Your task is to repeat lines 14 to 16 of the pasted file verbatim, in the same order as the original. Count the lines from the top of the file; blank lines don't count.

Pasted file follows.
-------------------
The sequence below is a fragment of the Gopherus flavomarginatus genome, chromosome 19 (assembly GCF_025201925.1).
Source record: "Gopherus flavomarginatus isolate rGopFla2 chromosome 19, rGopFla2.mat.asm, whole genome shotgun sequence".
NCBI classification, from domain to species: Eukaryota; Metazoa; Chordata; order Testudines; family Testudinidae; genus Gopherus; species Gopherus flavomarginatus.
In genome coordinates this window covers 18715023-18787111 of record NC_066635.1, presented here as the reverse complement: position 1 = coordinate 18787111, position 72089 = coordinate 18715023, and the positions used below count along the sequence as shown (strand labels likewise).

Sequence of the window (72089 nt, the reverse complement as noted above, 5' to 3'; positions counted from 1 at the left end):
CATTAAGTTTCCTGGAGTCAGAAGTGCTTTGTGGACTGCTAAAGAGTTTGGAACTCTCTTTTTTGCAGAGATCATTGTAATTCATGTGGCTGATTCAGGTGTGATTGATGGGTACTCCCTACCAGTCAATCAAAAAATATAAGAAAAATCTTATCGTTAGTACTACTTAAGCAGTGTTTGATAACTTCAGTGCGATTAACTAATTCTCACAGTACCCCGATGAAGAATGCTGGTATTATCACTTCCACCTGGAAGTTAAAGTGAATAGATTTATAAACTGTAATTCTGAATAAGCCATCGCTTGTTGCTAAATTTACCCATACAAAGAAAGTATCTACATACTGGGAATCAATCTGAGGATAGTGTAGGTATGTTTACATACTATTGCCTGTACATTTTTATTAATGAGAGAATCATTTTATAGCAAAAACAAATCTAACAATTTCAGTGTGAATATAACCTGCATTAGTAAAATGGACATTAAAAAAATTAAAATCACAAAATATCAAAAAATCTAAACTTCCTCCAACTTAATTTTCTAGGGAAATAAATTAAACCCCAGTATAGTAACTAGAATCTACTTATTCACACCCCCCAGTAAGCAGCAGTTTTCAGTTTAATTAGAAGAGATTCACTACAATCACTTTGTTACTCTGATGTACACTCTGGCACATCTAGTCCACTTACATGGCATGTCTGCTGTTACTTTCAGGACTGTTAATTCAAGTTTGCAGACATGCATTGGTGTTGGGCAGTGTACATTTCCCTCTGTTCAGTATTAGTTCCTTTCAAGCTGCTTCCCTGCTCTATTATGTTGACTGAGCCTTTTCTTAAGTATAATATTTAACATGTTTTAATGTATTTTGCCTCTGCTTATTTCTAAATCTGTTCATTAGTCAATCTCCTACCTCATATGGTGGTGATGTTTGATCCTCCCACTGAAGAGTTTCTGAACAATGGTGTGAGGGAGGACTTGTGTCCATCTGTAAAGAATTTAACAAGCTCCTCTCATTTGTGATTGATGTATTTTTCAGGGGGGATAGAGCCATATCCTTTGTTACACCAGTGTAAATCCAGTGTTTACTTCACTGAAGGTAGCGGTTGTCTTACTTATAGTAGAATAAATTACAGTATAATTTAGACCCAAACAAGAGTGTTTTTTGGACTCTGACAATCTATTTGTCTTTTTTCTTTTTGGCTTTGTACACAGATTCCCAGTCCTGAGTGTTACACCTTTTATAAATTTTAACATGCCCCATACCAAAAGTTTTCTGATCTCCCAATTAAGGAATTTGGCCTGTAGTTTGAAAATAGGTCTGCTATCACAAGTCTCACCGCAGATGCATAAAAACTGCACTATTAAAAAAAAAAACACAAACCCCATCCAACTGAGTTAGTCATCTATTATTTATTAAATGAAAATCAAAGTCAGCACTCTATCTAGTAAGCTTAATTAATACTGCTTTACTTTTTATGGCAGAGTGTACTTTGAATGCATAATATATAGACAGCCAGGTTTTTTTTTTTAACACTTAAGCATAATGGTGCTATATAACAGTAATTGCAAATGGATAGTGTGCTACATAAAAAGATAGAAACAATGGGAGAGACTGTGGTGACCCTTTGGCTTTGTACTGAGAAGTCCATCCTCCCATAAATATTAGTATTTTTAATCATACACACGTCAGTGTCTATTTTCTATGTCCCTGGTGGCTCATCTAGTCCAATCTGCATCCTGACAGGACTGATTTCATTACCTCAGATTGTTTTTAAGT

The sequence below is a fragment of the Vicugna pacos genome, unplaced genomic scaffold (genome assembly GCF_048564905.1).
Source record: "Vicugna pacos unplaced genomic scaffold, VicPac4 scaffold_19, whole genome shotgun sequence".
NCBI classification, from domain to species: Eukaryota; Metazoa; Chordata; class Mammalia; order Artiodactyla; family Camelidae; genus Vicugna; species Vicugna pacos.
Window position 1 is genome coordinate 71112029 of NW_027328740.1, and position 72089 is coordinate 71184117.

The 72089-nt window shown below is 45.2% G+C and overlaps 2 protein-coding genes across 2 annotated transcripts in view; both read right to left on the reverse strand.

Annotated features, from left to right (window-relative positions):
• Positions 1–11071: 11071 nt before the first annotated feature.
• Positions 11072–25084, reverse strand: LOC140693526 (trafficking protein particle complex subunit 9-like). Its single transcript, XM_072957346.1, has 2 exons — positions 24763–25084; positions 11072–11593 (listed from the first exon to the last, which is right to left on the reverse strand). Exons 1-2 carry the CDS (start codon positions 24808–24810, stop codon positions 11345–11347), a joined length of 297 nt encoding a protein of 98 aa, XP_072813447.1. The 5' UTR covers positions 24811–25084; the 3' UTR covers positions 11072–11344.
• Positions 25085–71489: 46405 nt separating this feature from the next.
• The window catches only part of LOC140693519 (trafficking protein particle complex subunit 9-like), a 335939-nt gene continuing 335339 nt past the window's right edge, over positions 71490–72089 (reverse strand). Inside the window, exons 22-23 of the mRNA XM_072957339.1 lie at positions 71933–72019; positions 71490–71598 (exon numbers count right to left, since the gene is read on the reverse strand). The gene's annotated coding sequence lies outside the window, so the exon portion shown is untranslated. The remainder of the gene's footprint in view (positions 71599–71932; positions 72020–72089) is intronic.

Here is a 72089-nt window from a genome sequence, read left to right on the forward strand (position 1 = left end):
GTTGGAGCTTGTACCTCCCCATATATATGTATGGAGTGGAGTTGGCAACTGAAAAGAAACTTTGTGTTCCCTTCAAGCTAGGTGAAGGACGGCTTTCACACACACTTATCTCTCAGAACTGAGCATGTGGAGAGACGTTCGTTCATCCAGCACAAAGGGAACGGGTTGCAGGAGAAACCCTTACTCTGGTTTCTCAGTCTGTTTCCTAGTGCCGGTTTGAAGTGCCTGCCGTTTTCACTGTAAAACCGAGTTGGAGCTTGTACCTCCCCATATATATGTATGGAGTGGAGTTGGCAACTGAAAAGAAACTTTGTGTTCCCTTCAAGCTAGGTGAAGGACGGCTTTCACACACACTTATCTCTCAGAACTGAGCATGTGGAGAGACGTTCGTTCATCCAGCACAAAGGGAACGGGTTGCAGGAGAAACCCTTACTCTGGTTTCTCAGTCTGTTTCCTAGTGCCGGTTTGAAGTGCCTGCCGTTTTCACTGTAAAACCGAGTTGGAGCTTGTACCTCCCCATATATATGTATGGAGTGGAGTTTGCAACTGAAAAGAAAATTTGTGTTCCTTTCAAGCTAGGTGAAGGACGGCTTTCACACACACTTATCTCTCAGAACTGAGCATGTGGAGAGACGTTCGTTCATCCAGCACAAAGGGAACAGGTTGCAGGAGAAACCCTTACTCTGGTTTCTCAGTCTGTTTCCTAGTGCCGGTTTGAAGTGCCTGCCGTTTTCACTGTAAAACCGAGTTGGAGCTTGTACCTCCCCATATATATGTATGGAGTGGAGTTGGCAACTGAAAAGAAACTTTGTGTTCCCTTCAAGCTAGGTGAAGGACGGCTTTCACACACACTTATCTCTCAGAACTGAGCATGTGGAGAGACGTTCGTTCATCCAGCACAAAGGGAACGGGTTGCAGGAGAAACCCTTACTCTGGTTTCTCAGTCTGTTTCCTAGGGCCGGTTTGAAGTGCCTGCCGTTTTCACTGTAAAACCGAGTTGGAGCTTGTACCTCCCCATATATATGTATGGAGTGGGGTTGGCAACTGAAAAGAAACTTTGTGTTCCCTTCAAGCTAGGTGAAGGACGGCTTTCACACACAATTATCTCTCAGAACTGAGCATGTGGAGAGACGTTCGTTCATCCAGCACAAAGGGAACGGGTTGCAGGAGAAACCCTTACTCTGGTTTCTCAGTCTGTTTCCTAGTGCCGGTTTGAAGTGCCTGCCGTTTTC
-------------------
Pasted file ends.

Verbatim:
• Positions 11072–25084, reverse strand: LOC140693526 (trafficking protein particle complex subunit 9-like). Its single transcript, XM_072957346.1, has 2 exons — positions 24763–25084; positions 11072–11593 (listed from the first exon to the last, which is right to left on the reverse strand). Exons 1-2 carry the CDS (start codon positions 24808–24810, stop codon positions 11345–11347), a joined length of 297 nt encoding a protein of 98 aa, XP_072813447.1. The 5' UTR covers positions 24811–25084; the 3' UTR covers positions 11072–11344.
• Positions 25085–71489: 46405 nt separating this feature from the next.
• The window catches only part of LOC140693519 (trafficking protein particle complex subunit 9-like), a 335939-nt gene continuing 335339 nt past the window's right edge, over positions 71490–72089 (reverse strand). Inside the window, exons 22-23 of the mRNA XM_072957339.1 lie at positions 71933–72019; positions 71490–71598 (exon numbers count right to left, since the gene is read on the reverse strand). The gene's annotated coding sequence lies outside the window, so the exon portion shown is untranslated. The remainder of the gene's footprint in view (positions 71599–71932; positions 72020–72089) is intronic.